“We are too poor to afford an education, but unless we have an education we will always be poor”

Those words explain why the Red Rubber Ball Foundation exists – to provide opportunities for young people across Africa, but primarily in Kenya, to get a full education.

We believe that ‘anything is possible … if you put your mind to it’.

Through these four main projects and the support of individuals, families, companies and schools in the UK and beyond, children get that chance to escape poverty once and for all.

Our sponsors have given nearly 150 bright young people the chance to complete their education and reach their full potential.

The only school in Kenya with its own cycling club, provides an opportunity for children in Kibera to have fun, learn skills and build confidence.

Our students are matched with business leaders who become their mentor and help them pursue their ambitions.

Villagers learn farming skills and are given plants and seeds to improve their own crops, and obtain clean, fresh water from our bore hole.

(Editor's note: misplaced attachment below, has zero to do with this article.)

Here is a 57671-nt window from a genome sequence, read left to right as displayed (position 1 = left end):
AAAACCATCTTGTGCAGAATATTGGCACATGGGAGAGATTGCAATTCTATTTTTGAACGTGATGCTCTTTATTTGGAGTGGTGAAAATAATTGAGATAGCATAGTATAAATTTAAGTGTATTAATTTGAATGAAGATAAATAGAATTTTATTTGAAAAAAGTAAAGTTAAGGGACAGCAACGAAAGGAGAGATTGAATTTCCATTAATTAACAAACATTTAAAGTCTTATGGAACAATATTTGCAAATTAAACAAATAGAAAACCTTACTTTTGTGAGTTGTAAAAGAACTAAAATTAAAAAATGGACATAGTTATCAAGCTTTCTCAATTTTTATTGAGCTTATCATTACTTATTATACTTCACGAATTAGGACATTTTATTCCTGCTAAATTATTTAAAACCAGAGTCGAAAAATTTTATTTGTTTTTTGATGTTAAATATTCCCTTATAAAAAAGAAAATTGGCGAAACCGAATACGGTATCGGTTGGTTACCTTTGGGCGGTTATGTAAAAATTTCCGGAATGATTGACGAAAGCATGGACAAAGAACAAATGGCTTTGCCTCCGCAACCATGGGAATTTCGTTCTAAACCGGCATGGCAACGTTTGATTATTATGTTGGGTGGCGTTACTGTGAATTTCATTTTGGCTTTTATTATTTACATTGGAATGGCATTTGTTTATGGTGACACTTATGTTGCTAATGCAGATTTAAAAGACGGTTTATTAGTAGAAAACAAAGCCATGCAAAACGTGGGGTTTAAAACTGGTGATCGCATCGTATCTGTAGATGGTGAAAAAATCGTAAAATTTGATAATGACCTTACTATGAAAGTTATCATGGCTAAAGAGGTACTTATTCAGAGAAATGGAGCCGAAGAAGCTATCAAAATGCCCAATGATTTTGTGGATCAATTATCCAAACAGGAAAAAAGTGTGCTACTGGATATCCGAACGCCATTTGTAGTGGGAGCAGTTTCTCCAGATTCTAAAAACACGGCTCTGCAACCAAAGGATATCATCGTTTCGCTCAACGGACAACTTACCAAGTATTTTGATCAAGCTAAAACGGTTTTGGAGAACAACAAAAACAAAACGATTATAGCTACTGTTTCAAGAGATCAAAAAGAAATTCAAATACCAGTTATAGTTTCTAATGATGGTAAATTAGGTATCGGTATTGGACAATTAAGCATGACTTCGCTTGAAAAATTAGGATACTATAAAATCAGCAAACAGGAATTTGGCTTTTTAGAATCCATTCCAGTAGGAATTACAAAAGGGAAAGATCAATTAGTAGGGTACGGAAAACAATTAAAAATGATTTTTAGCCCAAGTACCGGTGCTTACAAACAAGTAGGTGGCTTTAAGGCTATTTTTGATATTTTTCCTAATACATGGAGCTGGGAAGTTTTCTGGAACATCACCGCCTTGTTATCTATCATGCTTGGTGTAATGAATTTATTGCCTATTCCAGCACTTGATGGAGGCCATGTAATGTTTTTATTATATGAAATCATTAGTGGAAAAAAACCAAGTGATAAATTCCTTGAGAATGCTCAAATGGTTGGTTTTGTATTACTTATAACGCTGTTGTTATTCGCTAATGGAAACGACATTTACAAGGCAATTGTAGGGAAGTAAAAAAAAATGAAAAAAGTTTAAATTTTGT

The Red Rubber Ball Foundation was set up by Neil Kirby – here he explains why we do what we do.  Our efforts are all voluntary – Neil gives 5% of his business income to the Foundation + an even greater % of his time.

This means  that all fundraising, governance and admin costs are fully covered.

So we can guarantee that every penny donated goes 100% to these projects.

The Red Rubber Ball Foundation is an independent charity, with no political, tribal or religious allegiance. We have supported boys and girls from all backgrounds in 20 of the 47 counties of Kenya. Our only criteria is that they need our help.

Latest news

Cycling in the slums – a force for good

Cycling in the slums – a force for good

Imagine being a young person living in the slums of Nairobi …   “My house is a rental room of 5 metres by 5 metres. The walls are mud, the floor mud and four iron sheets on top for a roof. The house has one door and one window. The house has no running water, no...

My community – a child’s story

My community – a child’s story

With schools closed in Kenya, children have faced many months at home.  We asked them to share insights into their life and community.  I’ve been digging my family vegetable plot. Coming from a community where development is still lagging behind, I find great joy in...

What school closures mean for our scholarships

What school closures mean for our scholarships

When the first reported case of COVID-19 in Kenya occurred on 13th March 2020, the government acted quickly to impose restrictions on movement with a night-time curfew and a ban on travel in or out of Nairobi and Mombasa.  They immediately closed schools which meant...